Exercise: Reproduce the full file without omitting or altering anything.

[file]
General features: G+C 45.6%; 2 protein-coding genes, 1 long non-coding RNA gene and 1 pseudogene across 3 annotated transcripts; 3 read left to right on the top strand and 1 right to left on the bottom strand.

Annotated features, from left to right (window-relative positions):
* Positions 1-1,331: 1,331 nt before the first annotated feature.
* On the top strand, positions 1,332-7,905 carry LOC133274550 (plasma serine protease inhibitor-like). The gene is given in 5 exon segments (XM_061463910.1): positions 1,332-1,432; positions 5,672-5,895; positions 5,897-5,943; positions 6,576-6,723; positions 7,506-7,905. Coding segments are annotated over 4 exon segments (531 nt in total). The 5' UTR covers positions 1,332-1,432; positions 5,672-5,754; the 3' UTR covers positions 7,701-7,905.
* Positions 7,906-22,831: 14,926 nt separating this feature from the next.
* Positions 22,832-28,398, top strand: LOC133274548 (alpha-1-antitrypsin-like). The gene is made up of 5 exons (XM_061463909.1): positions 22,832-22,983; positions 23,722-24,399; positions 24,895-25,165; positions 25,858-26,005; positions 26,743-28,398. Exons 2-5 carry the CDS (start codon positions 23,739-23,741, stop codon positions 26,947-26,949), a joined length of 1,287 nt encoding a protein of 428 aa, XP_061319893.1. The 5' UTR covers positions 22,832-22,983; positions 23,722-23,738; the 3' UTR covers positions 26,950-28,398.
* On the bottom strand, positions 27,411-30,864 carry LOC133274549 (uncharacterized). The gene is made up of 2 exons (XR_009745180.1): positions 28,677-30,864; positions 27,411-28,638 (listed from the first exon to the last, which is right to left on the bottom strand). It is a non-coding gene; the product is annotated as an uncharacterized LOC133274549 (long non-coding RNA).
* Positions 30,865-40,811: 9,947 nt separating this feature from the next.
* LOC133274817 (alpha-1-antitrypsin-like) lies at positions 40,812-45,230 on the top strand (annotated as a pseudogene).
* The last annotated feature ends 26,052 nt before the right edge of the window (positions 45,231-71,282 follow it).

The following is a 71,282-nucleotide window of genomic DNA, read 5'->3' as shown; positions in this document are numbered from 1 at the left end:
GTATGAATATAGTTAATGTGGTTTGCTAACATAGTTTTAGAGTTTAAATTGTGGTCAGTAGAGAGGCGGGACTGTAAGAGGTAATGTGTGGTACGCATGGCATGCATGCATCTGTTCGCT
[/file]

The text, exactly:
General features: G+C 45.6%; 2 protein-coding genes, 1 long non-coding RNA gene and 1 pseudogene across 3 annotated transcripts; 3 read left to right on the top strand and 1 right to left on the bottom strand.

Annotated features, from left to right (window-relative positions):
* Positions 1-1,331: 1,331 nt before the first annotated feature.
* On the top strand, positions 1,332-7,905 carry LOC133274550 (plasma serine protease inhibitor-like). The gene is given in 5 exon segments (XM_061463910.1): positions 1,332-1,432; positions 5,672-5,895; positions 5,897-5,943; positions 6,576-6,723; positions 7,506-7,905. Coding segments are annotated over 4 exon segments (531 nt in total). The 5' UTR covers positions 1,332-1,432; positions 5,672-5,754; the 3' UTR covers positions 7,701-7,905.
* Positions 7,906-22,831: 14,926 nt separating this feature from the next.
* Positions 22,832-28,398, top strand: LOC133274548 (alpha-1-antitrypsin-like). The gene is made up of 5 exons (XM_061463909.1): positions 22,832-22,983; positions 23,722-24,399; positions 24,895-25,165; positions 25,858-26,005; positions 26,743-28,398. Exons 2-5 carry the CDS (start codon positions 23,739-23,741, stop codon positions 26,947-26,949), a joined length of 1,287 nt encoding a protein of 428 aa, XP_061319893.1. The 5' UTR covers positions 22,832-22,983; positions 23,722-23,738; the 3' UTR covers positions 26,950-28,398.
* On the bottom strand, positions 27,411-30,864 carry LOC133274549 (uncharacterized). The gene is made up of 2 exons (XR_009745180.1): positions 28,677-30,864; positions 27,411-28,638 (listed from the first exon to the last, which is right to left on the bottom strand). It is a non-coding gene; the product is annotated as an uncharacterized LOC133274549 (long non-coding RNA).
* Positions 30,865-40,811: 9,947 nt separating this feature from the next.
* LOC133274817 (alpha-1-antitrypsin-like) lies at positions 40,812-45,230 on the top strand (annotated as a pseudogene).
* The last annotated feature ends 26,052 nt before the right edge of the window (positions 45,231-71,282 follow it).

The following is a 71,282-nucleotide window of genomic DNA, read 5'->3' as shown; positions in this document are numbered from 1 at the left end:
GTATGAATATAGTTAATGTGGTTTGCTAACATAGTTTTAGAGTTTAAATTGTGGTCAGTAGAGAGGCGGGACTGTAAGAGGTAATGTGTGGTACGCATGGCATGCATGCATCTGTTCGCT